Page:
Once you know what you want to invest in, the next step is to place the order. You may be surprised to see that there are more options than simply buy or sell. Instead, you can choose from different order types that aim to give you more control while making trades. But how exactly does this work, and what are the different kinds of order types available?
The most frequently used order is a Limit order. With this order type, you submit the quantity of stocks you want to buy or sell, and the maximum price at which you are willing to carry out the trade. Suppose you want to buy 100 stocks of company ABC. The price at the time is £35 per stock but you are only willing to pay a maximum of £33. In this case, you can place a Limit order for 100 stocks at a price of £33 per stock. If the stock price falls to £33 or below, your order will be eligible for execution at the best available price.
So, the main advantage of limit orders is that you always know what the maximum price would be if you are looking to make a purchase. However, it can also be the case that the price never hits £33. Therefore, if you try to make a purchase with a very low limit order, it can take a very long time, or might not be executed at all. The closer you place the order to the current price, the more likely it will be to receive a faster execution.
But there are also more advanced order types, such as the Market order. With this order type, you submit only the quantity of stocks to be bought or sold. You do not enter a price but rather the order will be executed at the best available price at that time. Say you place a market order to buy 100 stocks of company ABC. If the price is £35 at the time, and 100 stocks are available for this amount, your order would go through immediately at a price of £35 per stock.
You can also place an order when the exchange is closed. In this case, the order will be sent to the market upon reopening. Keep in mind that the price you receive the next day can be different than the price when you placed the order. For example, if positive news breaks overnight about ABC, the stock may resume trading the next morning at £40 per stock. In that case, with a market order you would then buy £4.000 of the stock the following morning. Of course, you can still remove the order before the market reopens the next morning.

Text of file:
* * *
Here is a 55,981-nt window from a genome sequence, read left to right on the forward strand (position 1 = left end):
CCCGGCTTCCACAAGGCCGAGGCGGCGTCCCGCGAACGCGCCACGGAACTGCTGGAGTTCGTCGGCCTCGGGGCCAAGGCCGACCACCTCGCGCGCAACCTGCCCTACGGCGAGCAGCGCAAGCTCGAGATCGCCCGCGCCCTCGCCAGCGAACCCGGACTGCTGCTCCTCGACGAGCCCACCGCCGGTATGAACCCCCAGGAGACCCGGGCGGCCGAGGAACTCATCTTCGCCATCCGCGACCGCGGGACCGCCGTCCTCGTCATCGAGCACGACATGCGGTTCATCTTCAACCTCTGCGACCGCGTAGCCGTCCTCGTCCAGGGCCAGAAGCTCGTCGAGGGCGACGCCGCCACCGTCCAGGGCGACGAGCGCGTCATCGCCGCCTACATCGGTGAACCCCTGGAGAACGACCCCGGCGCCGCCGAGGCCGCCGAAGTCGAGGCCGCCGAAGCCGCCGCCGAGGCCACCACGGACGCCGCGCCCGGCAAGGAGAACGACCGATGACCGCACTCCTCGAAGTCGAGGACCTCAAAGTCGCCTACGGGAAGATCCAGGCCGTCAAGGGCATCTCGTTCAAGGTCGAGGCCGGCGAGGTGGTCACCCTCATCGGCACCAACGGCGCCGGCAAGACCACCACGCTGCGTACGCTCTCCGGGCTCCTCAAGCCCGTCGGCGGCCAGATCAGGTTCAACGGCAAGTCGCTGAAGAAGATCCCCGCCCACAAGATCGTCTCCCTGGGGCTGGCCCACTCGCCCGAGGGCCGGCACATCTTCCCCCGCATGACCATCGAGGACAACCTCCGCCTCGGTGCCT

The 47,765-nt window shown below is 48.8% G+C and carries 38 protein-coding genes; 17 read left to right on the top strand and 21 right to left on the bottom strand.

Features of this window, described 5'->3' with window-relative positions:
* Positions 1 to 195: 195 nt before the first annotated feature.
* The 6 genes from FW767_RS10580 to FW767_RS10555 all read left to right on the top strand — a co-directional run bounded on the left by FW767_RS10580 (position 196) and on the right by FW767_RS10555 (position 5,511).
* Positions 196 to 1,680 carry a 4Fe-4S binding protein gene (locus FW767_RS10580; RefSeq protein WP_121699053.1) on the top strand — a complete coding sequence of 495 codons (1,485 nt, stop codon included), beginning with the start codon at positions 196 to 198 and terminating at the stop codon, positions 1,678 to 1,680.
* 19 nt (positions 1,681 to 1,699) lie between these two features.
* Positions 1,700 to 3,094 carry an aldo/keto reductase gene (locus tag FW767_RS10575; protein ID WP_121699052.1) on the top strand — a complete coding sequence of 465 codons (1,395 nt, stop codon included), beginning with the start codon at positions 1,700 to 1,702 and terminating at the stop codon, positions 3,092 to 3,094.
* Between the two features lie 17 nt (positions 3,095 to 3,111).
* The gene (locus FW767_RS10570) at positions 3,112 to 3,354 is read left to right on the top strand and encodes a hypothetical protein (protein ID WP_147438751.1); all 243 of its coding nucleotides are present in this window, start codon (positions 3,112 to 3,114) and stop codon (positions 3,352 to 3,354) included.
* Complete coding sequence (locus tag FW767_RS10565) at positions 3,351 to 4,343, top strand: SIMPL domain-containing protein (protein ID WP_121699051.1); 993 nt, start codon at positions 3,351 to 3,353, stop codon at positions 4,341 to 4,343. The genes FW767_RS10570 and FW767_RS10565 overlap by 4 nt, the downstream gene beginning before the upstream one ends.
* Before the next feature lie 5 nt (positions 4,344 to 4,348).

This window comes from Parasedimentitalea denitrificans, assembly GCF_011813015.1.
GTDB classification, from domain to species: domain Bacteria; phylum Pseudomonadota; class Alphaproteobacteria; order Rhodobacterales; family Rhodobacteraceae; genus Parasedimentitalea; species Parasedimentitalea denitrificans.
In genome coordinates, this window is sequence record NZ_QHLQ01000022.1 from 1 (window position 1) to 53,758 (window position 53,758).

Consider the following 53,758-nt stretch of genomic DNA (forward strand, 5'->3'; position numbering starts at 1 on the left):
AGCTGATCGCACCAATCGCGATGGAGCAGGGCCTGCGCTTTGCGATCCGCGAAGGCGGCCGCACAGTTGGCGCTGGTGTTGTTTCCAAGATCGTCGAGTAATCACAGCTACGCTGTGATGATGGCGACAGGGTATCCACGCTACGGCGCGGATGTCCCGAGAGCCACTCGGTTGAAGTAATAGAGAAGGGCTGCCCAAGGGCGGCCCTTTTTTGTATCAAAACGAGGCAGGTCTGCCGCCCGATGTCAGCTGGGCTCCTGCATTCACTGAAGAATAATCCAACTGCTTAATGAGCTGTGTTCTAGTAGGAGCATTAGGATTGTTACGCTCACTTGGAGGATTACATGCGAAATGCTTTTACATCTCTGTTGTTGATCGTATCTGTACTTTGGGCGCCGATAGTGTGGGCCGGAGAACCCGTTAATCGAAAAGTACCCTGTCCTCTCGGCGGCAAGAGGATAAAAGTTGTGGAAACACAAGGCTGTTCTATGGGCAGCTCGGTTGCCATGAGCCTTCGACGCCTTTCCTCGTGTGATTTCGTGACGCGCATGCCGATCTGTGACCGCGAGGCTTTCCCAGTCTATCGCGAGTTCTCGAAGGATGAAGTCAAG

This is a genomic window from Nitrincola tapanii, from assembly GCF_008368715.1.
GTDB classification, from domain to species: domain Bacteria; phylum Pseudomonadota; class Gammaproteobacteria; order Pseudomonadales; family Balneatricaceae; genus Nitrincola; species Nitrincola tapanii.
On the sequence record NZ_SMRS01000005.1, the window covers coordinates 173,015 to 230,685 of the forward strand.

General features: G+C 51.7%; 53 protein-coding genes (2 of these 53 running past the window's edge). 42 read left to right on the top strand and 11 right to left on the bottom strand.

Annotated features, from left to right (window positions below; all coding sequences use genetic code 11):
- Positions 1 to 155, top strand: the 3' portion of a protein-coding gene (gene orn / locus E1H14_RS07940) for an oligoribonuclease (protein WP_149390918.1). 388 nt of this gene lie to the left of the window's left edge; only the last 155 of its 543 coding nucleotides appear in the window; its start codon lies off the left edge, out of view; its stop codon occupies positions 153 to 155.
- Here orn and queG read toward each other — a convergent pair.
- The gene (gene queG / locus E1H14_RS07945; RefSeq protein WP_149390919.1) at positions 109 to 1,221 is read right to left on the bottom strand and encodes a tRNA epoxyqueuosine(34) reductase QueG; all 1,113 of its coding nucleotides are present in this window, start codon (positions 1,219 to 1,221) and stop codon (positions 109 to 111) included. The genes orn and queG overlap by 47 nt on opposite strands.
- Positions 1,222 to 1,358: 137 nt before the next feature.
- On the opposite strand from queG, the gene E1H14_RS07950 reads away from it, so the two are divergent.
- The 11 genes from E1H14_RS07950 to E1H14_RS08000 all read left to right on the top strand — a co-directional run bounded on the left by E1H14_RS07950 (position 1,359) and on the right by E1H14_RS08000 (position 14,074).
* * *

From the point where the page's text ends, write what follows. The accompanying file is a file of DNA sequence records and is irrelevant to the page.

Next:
There are also order types that can be used to respond to changes in the market. For example, if you hold a position of 100 stocks in ABC and wish to protect yourself from a price decrease, you can place a stoploss order. Say the price is currently £35 per stock and you wish to sell the position if price drops. You can then place a stoploss order with a stopprice of £30. That way, if the price falls to £30 or below, your order will then be sent to the exchange as a market order. This order type is handy if you are unable to monitor the market at all times.
However, you should also consider that it is possible that your order will be executed for less than £30. Say bad news about ABC breaks outside of market hours, driving the open price to £20 the following morning. That would mean that your position would be sold as a market order at £20 per stock.
What if you believe that the sharp decrease from the previous example would eventually be corrected? Say you would like to sell if the stock price drops below £30, but receive at least £25 per stock from the sale. You can then place a stop limit order. If the price drops below the stop price of £30, this will trigger the order as a limit order with a minimum sell price of £25.
In addition to the various order types, one final option to consider is the order duration. With a Day Order, your order is valid only on the current trading day. If the order is not executed by the end of the market day, it will expire and be removed from your account. Alternatively, you can place a Good ’til cancelled or GTC order which will leave the order open continuously.
In the next lesson will discuss the building of your portfolio, and show how you can limiting risk.
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